o 2. Task structure - Degree that job assignments are procedurised
o 3. Position power - Influence leader has over power variables such as hiring
& firing.

3. House Path-Goal Theory
Theory that says it is a leaders job to assist followers and to provide direction and
support that are needed to attain goals. The theory argues that leaders will have to
engage in different types of leadership behaviour depending on the nature and the
demands of a particular situation. It is the leaders job to assist followers in attaining
goals and to provide the direction and support needed to ensure that their goals are
compatible with the organizations goals
Four leadership behaviours
Directive leader: Lets subordinates know what is expected of them, schedules work
to be done, and gives specific guidance on how to accomplish tasks.
Supportive leader: Is friendly and shows concern for subordinates needs.
Participative leader: Consults with subordinates and uses their suggestions before
making a decision.
Achievement-oriented leader : Sets challenging goals and expects subordinates to
perform at their highest level

4. Job Design

Human resource inventory
o A review of the current make-up of the organisations human resources
Job analysis
o An assessment that defines a job and the behaviours necessary to perform
the job (knowledge, skills and abilities )
o Requires conducting interviews, engaging in direct observation, and
collecting the self-reports of employees and managers
United Parcel Service (UPS)
o Time and motion studies Time and motion studies
o 1000 industrial engineers rode in delivery vans and supervised employee
performance
Job (re)design
o Scripted interactions
Outcomes
o Productivity growth
o Organisational growth
o Profitability
o Employee Outcomes

Job description
o A written statement of what the job holder does how it is done and why A
written statement of what the job holder does, how it is done, and why it is
done.

General Description of Job Duties: General Maintenance and repair of all equipment used
within a particular district
1. Essential Duty (40%) : Maintenance of Equipment
o Tasks: Keep a log of all maintenance performed on equipment.
o Replace parts and fluids according to maintenance schedule Replace parts
and fluids according to maintenance schedule.

2. Essential Duty (40%): Repair of Equipment
o Tasks: Requires inspection of equipment and a recommendation that the
piece be scraped or repaired

3. . Essential Duty (10%): Testing and Approval
o Tasks: Ensure that all required maintenance and repair has been done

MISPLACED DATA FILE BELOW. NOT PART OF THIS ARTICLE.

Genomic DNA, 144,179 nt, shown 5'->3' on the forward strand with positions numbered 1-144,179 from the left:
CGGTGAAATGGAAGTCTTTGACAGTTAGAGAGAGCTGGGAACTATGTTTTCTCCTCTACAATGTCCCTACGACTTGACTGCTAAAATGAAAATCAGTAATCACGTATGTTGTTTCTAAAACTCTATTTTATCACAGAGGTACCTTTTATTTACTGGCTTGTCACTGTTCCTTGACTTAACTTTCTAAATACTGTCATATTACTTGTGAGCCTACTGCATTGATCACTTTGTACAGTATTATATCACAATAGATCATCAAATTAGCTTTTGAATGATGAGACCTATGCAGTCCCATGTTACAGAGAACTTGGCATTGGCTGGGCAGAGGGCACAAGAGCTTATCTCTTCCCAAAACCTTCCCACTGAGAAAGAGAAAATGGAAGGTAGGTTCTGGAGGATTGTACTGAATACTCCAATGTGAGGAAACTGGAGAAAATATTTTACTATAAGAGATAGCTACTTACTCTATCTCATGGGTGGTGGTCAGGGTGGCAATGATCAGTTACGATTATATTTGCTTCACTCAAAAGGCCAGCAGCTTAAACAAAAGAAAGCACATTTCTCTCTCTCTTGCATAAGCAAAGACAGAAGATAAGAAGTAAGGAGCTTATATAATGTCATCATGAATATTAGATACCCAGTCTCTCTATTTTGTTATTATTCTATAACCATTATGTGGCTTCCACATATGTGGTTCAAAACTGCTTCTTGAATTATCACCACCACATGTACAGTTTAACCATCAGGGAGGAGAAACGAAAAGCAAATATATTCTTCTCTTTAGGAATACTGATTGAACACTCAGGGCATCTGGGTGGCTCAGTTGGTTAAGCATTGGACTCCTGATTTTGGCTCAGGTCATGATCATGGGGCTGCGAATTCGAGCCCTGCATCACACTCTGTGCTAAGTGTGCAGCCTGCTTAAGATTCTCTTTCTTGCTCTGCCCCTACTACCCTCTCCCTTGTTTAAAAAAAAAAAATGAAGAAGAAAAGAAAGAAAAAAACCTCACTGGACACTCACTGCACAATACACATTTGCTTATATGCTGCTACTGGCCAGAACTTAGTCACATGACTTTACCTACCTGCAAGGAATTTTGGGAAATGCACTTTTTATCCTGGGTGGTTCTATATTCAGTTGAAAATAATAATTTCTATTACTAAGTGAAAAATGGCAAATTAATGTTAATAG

according to manufacturer specs.

4. Essential Duty(10%): Maintain Stock
o Tasks: Maintain inventory of parts needed for maintenance and repair of
equipment. Responsible for ordering parts at lowest cost

Job specification
o A written statement of the minimum qualifications that a person must
possess to perform a given job successfully.

5. Katz Skills
Robert Katz identified three managerial skills essential to successful management: technical,
human, and conceptual.
Technical skill involves process or technique knowledge and proficiency. Managers
use the processes, techniques and tools of a specific area.
Human skill involves the ability to interact effectively with people. Managers interact
and cooperate with employees.
Conceptual skill involves the formulation of ideas. Managers understand abstract
relationships, develop ideas, and solve problems creatively.
Thus, technical skill deals with things, human skill concerns people, and conceptual
skill has to do with ideas.





6. Mintzbergs Managerial Roles

Interpersonal
1. Figurehead As a manager, you have social, ceremonial and legal
responsibilities. You're expected to be a source of inspiration. People look up
to you as a person with authority, and as a figurehead.
2. Leader This is where you provide leadership for your team, your
department or perhaps your entire organization; and it's where you manage
the performance and responsibilities of everyone in the group.
3. Liaison Managers must communicate with internal and external contacts.
You need to be able to network effectively on behalf of your organization.

Informational
1. Monitor In this role, you regularly seek out information related to
your organization and industry, looking for relevant changes in the